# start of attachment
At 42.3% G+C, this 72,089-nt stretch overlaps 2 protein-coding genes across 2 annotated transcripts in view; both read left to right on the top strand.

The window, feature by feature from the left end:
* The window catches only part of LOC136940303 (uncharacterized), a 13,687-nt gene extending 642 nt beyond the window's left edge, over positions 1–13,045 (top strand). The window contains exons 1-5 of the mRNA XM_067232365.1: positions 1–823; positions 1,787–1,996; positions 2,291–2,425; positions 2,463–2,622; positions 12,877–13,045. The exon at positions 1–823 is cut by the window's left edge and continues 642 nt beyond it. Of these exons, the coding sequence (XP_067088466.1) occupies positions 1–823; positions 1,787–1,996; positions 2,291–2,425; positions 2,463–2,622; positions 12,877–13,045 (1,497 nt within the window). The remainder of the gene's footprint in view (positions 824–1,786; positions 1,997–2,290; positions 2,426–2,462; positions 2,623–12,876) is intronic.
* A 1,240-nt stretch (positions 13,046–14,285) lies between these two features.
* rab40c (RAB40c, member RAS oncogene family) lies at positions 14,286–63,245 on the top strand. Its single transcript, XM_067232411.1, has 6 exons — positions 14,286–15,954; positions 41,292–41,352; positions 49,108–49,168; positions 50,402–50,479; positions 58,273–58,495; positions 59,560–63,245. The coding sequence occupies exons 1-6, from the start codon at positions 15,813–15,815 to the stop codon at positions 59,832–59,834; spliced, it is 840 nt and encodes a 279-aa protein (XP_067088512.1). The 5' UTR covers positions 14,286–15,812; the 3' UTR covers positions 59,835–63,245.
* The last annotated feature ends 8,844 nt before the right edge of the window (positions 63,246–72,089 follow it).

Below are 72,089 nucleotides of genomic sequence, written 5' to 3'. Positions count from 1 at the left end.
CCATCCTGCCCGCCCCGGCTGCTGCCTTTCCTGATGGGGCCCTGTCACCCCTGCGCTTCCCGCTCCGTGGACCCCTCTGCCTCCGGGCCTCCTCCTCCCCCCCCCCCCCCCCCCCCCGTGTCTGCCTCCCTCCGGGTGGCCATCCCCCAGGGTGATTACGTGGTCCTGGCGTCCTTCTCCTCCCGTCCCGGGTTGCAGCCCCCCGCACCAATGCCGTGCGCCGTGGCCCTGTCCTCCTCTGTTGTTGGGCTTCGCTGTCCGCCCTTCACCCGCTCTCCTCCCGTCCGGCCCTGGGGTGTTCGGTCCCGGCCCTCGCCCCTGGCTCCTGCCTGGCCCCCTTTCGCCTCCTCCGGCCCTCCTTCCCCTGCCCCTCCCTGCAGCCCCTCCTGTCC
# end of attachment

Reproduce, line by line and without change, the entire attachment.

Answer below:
At 42.3% G+C, this 72,089-nt stretch overlaps 2 protein-coding genes across 2 annotated transcripts in view; both read left to right on the top strand.

The window, feature by feature from the left end:
* The window catches only part of LOC136940303 (uncharacterized), a 13,687-nt gene extending 642 nt beyond the window's left edge, over positions 1–13,045 (top strand). The window contains exons 1-5 of the mRNA XM_067232365.1: positions 1–823; positions 1,787–1,996; positions 2,291–2,425; positions 2,463–2,622; positions 12,877–13,045. The exon at positions 1–823 is cut by the window's left edge and continues 642 nt beyond it. Of these exons, the coding sequence (XP_067088466.1) occupies positions 1–823; positions 1,787–1,996; positions 2,291–2,425; positions 2,463–2,622; positions 12,877–13,045 (1,497 nt within the window). The remainder of the gene's footprint in view (positions 824–1,786; positions 1,997–2,290; positions 2,426–2,462; positions 2,623–12,876) is intronic.
* A 1,240-nt stretch (positions 13,046–14,285) lies between these two features.
* rab40c (RAB40c, member RAS oncogene family) lies at positions 14,286–63,245 on the top strand. Its single transcript, XM_067232411.1, has 6 exons — positions 14,286–15,954; positions 41,292–41,352; positions 49,108–49,168; positions 50,402–50,479; positions 58,273–58,495; positions 59,560–63,245. The coding sequence occupies exons 1-6, from the start codon at positions 15,813–15,815 to the stop codon at positions 59,832–59,834; spliced, it is 840 nt and encodes a 279-aa protein (XP_067088512.1). The 5' UTR covers positions 14,286–15,812; the 3' UTR covers positions 59,835–63,245.
* The last annotated feature ends 8,844 nt before the right edge of the window (positions 63,246–72,089 follow it).

Below are 72,089 nucleotides of genomic sequence, written 5' to 3'. Positions count from 1 at the left end.
CCATCCTGCCCGCCCCGGCTGCTGCCTTTCCTGATGGGGCCCTGTCACCCCTGCGCTTCCCGCTCCGTGGACCCCTCTGCCTCCGGGCCTCCTCCTCCCCCCCCCCCCCCCCCCCCCGTGTCTGCCTCCCTCCGGGTGGCCATCCCCCAGGGTGATTACGTGGTCCTGGCGTCCTTCTCCTCCCGTCCCGGGTTGCAGCCCCCCGCACCAATGCCGTGCGCCGTGGCCCTGTCCTCCTCTGTTGTTGGGCTTCGCTGTCCGCCCTTCACCCGCTCTCCTCCCGTCCGGCCCTGGGGTGTTCGGTCCCGGCCCTCGCCCCTGGCTCCTGCCTGGCCCCCTTTCGCCTCCTCCGGCCCTCCTTCCCCTGCCCCTCCCTGCAGCCCCTCCTGTCC